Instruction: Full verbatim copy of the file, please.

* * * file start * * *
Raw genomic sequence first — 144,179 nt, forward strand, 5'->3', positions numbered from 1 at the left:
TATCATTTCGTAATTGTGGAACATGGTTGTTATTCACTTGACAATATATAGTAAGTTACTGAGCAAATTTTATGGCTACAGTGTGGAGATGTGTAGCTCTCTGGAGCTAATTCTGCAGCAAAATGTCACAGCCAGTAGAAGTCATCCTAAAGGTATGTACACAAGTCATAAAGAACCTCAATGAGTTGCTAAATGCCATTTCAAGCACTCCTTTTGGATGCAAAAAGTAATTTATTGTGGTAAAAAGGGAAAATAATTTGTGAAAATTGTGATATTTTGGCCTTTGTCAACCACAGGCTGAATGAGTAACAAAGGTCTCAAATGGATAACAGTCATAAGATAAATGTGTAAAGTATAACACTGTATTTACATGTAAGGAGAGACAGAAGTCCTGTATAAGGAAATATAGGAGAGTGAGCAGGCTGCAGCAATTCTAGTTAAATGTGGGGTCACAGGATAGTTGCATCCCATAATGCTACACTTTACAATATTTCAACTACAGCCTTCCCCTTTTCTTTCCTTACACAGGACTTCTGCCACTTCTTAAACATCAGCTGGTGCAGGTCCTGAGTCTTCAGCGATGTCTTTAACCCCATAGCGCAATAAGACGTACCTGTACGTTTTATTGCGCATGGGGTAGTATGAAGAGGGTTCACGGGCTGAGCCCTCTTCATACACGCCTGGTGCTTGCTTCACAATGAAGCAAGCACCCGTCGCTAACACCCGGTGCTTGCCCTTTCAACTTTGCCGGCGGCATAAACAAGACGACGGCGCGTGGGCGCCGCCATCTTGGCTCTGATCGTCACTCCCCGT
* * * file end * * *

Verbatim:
Raw genomic sequence first — 144,179 nt, forward strand, 5'->3', positions numbered from 1 at the left:
TATCATTTCGTAATTGTGGAACATGGTTGTTATTCACTTGACAATATATAGTAAGTTACTGAGCAAATTTTATGGCTACAGTGTGGAGATGTGTAGCTCTCTGGAGCTAATTCTGCAGCAAAATGTCACAGCCAGTAGAAGTCATCCTAAAGGTATGTACACAAGTCATAAAGAACCTCAATGAGTTGCTAAATGCCATTTCAAGCACTCCTTTTGGATGCAAAAAGTAATTTATTGTGGTAAAAAGGGAAAATAATTTGTGAAAATTGTGATATTTTGGCCTTTGTCAACCACAGGCTGAATGAGTAACAAAGGTCTCAAATGGATAACAGTCATAAGATAAATGTGTAAAGTATAACACTGTATTTACATGTAAGGAGAGACAGAAGTCCTGTATAAGGAAATATAGGAGAGTGAGCAGGCTGCAGCAATTCTAGTTAAATGTGGGGTCACAGGATAGTTGCATCCCATAATGCTACACTTTACAATATTTCAACTACAGCCTTCCCCTTTTCTTTCCTTACACAGGACTTCTGCCACTTCTTAAACATCAGCTGGTGCAGGTCCTGAGTCTTCAGCGATGTCTTTAACCCCATAGCGCAATAAGACGTACCTGTACGTTTTATTGCGCATGGGGTAGTATGAAGAGGGTTCACGGGCTGAGCCCTCTTCATACACGCCTGGTGCTTGCTTCACAATGAAGCAAGCACCCGTCGCTAACACCCGGTGCTTGCCCTTTCAACTTTGCCGGCGGCATAAACAAGACGACGGCGCGTGGGCGCCGCCATCTTGGCTCTGATCGTCACTCCCCGT